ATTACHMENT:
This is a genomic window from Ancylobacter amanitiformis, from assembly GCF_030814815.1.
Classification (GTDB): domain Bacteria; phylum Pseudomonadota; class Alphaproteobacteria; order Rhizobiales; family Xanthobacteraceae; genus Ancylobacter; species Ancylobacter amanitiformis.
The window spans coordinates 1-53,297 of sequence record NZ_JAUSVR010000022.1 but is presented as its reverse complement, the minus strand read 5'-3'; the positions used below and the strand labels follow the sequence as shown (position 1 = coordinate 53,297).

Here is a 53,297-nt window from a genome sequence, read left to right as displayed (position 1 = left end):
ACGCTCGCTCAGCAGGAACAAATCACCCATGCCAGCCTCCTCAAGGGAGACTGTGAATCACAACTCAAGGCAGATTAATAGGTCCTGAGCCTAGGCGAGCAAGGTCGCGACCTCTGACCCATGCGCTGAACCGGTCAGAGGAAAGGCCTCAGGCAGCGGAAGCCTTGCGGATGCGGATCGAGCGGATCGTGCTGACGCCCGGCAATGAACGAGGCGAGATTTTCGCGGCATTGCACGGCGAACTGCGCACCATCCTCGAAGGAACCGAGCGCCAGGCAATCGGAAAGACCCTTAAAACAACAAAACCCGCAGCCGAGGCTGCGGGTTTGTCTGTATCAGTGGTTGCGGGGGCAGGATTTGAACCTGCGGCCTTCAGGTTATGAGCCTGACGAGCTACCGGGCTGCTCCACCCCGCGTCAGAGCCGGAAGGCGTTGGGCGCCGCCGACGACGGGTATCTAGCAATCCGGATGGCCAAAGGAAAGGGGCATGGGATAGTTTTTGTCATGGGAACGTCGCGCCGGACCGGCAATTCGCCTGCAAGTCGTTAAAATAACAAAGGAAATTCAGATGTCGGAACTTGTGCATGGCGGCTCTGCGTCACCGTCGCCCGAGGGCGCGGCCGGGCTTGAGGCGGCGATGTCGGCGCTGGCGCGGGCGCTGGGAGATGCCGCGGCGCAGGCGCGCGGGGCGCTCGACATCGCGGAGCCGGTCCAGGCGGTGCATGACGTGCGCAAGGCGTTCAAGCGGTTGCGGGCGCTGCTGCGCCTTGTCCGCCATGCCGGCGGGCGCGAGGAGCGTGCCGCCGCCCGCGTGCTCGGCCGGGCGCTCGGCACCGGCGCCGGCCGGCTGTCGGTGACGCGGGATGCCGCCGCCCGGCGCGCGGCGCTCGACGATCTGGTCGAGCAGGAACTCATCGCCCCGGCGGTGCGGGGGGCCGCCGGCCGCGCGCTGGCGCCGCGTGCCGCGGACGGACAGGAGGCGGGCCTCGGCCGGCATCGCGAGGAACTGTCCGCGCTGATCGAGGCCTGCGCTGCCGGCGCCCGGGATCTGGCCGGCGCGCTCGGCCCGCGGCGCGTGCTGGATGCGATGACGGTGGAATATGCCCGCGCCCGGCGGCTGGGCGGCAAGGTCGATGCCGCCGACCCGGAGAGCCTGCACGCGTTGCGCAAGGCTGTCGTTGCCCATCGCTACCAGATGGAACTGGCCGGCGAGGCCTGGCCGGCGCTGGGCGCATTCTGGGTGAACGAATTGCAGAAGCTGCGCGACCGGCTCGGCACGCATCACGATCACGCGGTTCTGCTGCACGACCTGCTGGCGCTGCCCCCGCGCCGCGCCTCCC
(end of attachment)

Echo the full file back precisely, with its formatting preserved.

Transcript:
This is a genomic window from Ancylobacter amanitiformis, from assembly GCF_030814815.1.
Classification (GTDB): domain Bacteria; phylum Pseudomonadota; class Alphaproteobacteria; order Rhizobiales; family Xanthobacteraceae; genus Ancylobacter; species Ancylobacter amanitiformis.
The window spans coordinates 1-53,297 of sequence record NZ_JAUSVR010000022.1 but is presented as its reverse complement, the minus strand read 5'-3'; the positions used below and the strand labels follow the sequence as shown (position 1 = coordinate 53,297).

Here is a 53,297-nt window from a genome sequence, read left to right as displayed (position 1 = left end):
ACGCTCGCTCAGCAGGAACAAATCACCCATGCCAGCCTCCTCAAGGGAGACTGTGAATCACAACTCAAGGCAGATTAATAGGTCCTGAGCCTAGGCGAGCAAGGTCGCGACCTCTGACCCATGCGCTGAACCGGTCAGAGGAAAGGCCTCAGGCAGCGGAAGCCTTGCGGATGCGGATCGAGCGGATCGTGCTGACGCCCGGCAATGAACGAGGCGAGATTTTCGCGGCATTGCACGGCGAACTGCGCACCATCCTCGAAGGAACCGAGCGCCAGGCAATCGGAAAGACCCTTAAAACAACAAAACCCGCAGCCGAGGCTGCGGGTTTGTCTGTATCAGTGGTTGCGGGGGCAGGATTTGAACCTGCGGCCTTCAGGTTATGAGCCTGACGAGCTACCGGGCTGCTCCACCCCGCGTCAGAGCCGGAAGGCGTTGGGCGCCGCCGACGACGGGTATCTAGCAATCCGGATGGCCAAAGGAAAGGGGCATGGGATAGTTTTTGTCATGGGAACGTCGCGCCGGACCGGCAATTCGCCTGCAAGTCGTTAAAATAACAAAGGAAATTCAGATGTCGGAACTTGTGCATGGCGGCTCTGCGTCACCGTCGCCCGAGGGCGCGGCCGGGCTTGAGGCGGCGATGTCGGCGCTGGCGCGGGCGCTGGGAGATGCCGCGGCGCAGGCGCGCGGGGCGCTCGACATCGCGGAGCCGGTCCAGGCGGTGCATGACGTGCGCAAGGCGTTCAAGCGGTTGCGGGCGCTGCTGCGCCTTGTCCGCCATGCCGGCGGGCGCGAGGAGCGTGCCGCCGCCCGCGTGCTCGGCCGGGCGCTCGGCACCGGCGCCGGCCGGCTGTCGGTGACGCGGGATGCCGCCGCCCGGCGCGCGGCGCTCGACGATCTGGTCGAGCAGGAACTCATCGCCCCGGCGGTGCGGGGGGCCGCCGGCCGCGCGCTGGCGCCGCGTGCCGCGGACGGACAGGAGGCGGGCCTCGGCCGGCATCGCGAGGAACTGTCCGCGCTGATCGAGGCCTGCGCTGCCGGCGCCCGGGATCTGGCCGGCGCGCTCGGCCCGCGGCGCGTGCTGGATGCGATGACGGTGGAATATGCCCGCGCCCGGCGGCTGGGCGGCAAGGTCGATGCCGCCGACCCGGAGAGCCTGCACGCGTTGCGCAAGGCTGTCGTTGCCCATCGCTACCAGATGGAACTGGCCGGCGAGGCCTGGCCGGCGCTGGGCGCATTCTGGGTGAACGAATTGCAGAAGCTGCGCGACCGGCTCGGCACGCATCACGATCACGCGGTTCTGCTGCACGACCTGCTGGCGCTGCCCCCGCGCCGCGCCTCCC